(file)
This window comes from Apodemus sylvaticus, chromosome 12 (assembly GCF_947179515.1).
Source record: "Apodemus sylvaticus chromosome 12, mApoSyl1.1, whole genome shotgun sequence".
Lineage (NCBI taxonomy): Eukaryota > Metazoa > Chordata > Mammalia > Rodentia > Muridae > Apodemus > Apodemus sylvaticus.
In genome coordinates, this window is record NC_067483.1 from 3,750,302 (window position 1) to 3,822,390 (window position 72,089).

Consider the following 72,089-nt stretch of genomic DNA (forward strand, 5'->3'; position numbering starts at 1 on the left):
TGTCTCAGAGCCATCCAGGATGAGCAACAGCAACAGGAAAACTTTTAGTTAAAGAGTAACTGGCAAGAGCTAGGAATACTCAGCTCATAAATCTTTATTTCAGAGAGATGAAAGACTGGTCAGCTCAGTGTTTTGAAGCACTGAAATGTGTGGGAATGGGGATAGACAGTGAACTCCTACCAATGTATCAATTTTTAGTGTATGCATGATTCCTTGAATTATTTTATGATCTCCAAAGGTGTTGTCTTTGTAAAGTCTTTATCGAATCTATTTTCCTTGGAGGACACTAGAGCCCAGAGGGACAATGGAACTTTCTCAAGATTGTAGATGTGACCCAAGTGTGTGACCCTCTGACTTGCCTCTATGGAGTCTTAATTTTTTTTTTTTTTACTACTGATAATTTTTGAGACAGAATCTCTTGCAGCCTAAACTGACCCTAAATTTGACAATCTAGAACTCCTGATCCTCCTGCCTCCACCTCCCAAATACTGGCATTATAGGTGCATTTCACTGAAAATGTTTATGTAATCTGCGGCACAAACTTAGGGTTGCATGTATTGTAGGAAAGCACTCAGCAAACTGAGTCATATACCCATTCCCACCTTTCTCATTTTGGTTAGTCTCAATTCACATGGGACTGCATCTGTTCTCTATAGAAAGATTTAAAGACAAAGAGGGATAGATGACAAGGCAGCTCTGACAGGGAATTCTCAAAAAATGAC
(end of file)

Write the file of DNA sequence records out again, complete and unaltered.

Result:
This window comes from Apodemus sylvaticus, chromosome 12 (assembly GCF_947179515.1).
Source record: "Apodemus sylvaticus chromosome 12, mApoSyl1.1, whole genome shotgun sequence".
Lineage (NCBI taxonomy): Eukaryota > Metazoa > Chordata > Mammalia > Rodentia > Muridae > Apodemus > Apodemus sylvaticus.
In genome coordinates, this window is record NC_067483.1 from 3,750,302 (window position 1) to 3,822,390 (window position 72,089).

Consider the following 72,089-nt stretch of genomic DNA (forward strand, 5'->3'; position numbering starts at 1 on the left):
TGTCTCAGAGCCATCCAGGATGAGCAACAGCAACAGGAAAACTTTTAGTTAAAGAGTAACTGGCAAGAGCTAGGAATACTCAGCTCATAAATCTTTATTTCAGAGAGATGAAAGACTGGTCAGCTCAGTGTTTTGAAGCACTGAAATGTGTGGGAATGGGGATAGACAGTGAACTCCTACCAATGTATCAATTTTTAGTGTATGCATGATTCCTTGAATTATTTTATGATCTCCAAAGGTGTTGTCTTTGTAAAGTCTTTATCGAATCTATTTTCCTTGGAGGACACTAGAGCCCAGAGGGACAATGGAACTTTCTCAAGATTGTAGATGTGACCCAAGTGTGTGACCCTCTGACTTGCCTCTATGGAGTCTTAATTTTTTTTTTTTTTACTACTGATAATTTTTGAGACAGAATCTCTTGCAGCCTAAACTGACCCTAAATTTGACAATCTAGAACTCCTGATCCTCCTGCCTCCACCTCCCAAATACTGGCATTATAGGTGCATTTCACTGAAAATGTTTATGTAATCTGCGGCACAAACTTAGGGTTGCATGTATTGTAGGAAAGCACTCAGCAAACTGAGTCATATACCCATTCCCACCTTTCTCATTTTGGTTAGTCTCAATTCACATGGGACTGCATCTGTTCTCTATAGAAAGATTTAAAGACAAAGAGGGATAGATGACAAGGCAGCTCTGACAGGGAATTCTCAAAAAATGAC